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  • Long Bones ??
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  • Flat Bones Flat bones Thin and flat Found where the need is for a broad surface area for muscular attachment or where extra protection is needed Examples: Skull; Pelvis; Sternum; Rib cage; Scapula In adults most RBCs are formed in flat bones
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  • Bones: Microscopic Anatomy Osteoprogenitor cells are multipotential skeletal cells; the stem cells for the skeletal system. Osteoblasts are bone forming cells; they lay down the bond tissue. Can be stimulated in cancer. Osteocytes are mature bone cells that become trapped at maturity in a matrix; they maintain the bone Osteoclasts are bone reabsorbing cells that destroy old bone. Slow process. Inc cancer, these cells are destroyed and not replaced (osteoporosis). Collagen is soft, strong connective tissue that supports and reinforces the mineralized matrix stronger than steel.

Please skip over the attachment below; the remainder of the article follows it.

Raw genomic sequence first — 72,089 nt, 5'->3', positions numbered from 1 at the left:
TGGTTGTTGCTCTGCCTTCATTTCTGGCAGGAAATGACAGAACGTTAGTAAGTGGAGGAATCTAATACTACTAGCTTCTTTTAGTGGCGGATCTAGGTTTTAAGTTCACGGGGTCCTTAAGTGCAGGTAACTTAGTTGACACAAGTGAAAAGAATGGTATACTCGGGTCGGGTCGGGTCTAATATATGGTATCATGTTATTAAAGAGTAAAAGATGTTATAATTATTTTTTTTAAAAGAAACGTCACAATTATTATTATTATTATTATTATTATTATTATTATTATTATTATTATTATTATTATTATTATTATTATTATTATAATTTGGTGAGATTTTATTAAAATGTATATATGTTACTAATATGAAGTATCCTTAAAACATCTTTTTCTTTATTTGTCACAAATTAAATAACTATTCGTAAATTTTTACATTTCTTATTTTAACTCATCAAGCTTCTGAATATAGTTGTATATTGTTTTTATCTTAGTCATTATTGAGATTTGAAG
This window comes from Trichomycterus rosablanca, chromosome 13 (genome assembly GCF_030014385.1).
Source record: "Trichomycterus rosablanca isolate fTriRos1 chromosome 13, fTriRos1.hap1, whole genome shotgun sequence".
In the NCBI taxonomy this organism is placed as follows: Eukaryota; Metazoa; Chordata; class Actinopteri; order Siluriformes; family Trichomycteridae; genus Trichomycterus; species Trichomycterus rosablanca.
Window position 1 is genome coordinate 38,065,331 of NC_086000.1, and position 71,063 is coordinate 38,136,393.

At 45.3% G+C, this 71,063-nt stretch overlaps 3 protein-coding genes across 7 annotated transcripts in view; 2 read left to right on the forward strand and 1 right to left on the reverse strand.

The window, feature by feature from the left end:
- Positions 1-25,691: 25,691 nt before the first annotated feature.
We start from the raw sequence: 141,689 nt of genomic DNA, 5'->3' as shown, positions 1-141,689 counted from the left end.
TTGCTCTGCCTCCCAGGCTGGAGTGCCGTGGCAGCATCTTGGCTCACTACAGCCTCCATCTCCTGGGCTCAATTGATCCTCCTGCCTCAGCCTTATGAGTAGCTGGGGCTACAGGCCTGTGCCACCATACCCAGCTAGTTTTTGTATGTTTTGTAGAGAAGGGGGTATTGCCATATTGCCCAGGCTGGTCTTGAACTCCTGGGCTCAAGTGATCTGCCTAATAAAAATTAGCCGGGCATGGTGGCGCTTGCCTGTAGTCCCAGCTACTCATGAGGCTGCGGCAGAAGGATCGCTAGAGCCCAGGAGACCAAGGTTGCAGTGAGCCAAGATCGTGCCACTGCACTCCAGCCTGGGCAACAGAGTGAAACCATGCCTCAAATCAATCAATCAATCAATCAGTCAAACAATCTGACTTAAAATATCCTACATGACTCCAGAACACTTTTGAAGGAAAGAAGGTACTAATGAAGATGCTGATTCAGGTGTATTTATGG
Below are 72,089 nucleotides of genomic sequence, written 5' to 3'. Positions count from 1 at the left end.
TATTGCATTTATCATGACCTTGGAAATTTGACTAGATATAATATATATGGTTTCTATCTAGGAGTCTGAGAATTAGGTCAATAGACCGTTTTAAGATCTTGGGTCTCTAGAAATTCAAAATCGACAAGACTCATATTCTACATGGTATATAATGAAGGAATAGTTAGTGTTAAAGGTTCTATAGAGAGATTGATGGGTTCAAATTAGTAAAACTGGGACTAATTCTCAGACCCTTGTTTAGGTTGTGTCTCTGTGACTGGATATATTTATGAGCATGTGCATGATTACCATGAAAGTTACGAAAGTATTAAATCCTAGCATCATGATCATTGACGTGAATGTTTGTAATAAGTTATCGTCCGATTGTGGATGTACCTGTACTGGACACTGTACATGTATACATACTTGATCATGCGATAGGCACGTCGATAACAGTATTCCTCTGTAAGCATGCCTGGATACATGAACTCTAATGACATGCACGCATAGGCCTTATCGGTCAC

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  • Irregular Bones Examples are the vertebrae; sacrum; coccyx; temporal; sphenoid; ethmoid (in skull); zygomatic (cheek bone); maxilla; mandible; palatine; inferior nasal concha; and hyoid Serve as protection (example: vertebrae protects spinal cord) Allowing multiple anchor points for skeletal muscle (example: sacrum)
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  • Bones Ligaments (bone to bone): fibrous connective tissue connecting bone to bone Tendons: (connect muscle to bone) Example: achilles tendon attaches calf muscles to the ankle bone while a ligament holds the calf and thigh bones together at the knee joint.
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  • Sesamoid (Round) Bones Sutural, or Wormian bones An example of a Sesamoid bone is the patella Sesamoid bones are embedded within tendons; Act to protect tendons Sutural or Wormian bones occur between the sutures of the cranial bones